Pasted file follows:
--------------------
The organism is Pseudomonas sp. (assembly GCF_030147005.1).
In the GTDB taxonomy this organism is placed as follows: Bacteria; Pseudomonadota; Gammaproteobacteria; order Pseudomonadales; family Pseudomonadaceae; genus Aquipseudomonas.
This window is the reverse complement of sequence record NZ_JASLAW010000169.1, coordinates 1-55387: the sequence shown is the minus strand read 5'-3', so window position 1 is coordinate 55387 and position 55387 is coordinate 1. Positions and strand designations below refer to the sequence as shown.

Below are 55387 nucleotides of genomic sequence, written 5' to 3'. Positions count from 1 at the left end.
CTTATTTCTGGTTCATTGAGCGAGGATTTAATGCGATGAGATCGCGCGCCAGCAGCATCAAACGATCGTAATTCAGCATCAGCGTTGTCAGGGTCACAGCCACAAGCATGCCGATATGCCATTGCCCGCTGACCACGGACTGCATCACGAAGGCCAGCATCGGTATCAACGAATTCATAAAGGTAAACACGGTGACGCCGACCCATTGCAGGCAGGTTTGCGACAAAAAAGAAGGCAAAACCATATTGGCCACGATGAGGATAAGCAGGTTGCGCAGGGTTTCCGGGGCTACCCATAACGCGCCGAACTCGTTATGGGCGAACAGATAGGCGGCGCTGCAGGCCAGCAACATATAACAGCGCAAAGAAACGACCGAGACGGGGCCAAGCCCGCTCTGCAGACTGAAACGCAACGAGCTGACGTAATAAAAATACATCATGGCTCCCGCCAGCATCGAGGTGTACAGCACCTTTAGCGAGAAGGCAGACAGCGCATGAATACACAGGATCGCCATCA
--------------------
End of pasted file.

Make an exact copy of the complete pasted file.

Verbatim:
The organism is Pseudomonas sp. (assembly GCF_030147005.1).
In the GTDB taxonomy this organism is placed as follows: Bacteria; Pseudomonadota; Gammaproteobacteria; order Pseudomonadales; family Pseudomonadaceae; genus Aquipseudomonas.
This window is the reverse complement of sequence record NZ_JASLAW010000169.1, coordinates 1-55387: the sequence shown is the minus strand read 5'-3', so window position 1 is coordinate 55387 and position 55387 is coordinate 1. Positions and strand designations below refer to the sequence as shown.

Below are 55387 nucleotides of genomic sequence, written 5' to 3'. Positions count from 1 at the left end.
CTTATTTCTGGTTCATTGAGCGAGGATTTAATGCGATGAGATCGCGCGCCAGCAGCATCAAACGATCGTAATTCAGCATCAGCGTTGTCAGGGTCACAGCCACAAGCATGCCGATATGCCATTGCCCGCTGACCACGGACTGCATCACGAAGGCCAGCATCGGTATCAACGAATTCATAAAGGTAAACACGGTGACGCCGACCCATTGCAGGCAGGTTTGCGACAAAAAAGAAGGCAAAACCATATTGGCCACGATGAGGATAAGCAGGTTGCGCAGGGTTTCCGGGGCTACCCATAACGCGCCGAACTCGTTATGGGCGAACAGATAGGCGGCGCTGCAGGCCAGCAACATATAACAGCGCAAAGAAACGACCGAGACGGGGCCAAGCCCGCTCTGCAGACTGAAACGCAACGAGCTGACGTAATAAAAATACATCATGGCTCCCGCCAGCATCGAGGTGTACAGCACCTTTAGCGAGAAGGCAGACAGCGCATGAATACACAGGATCGCCATCA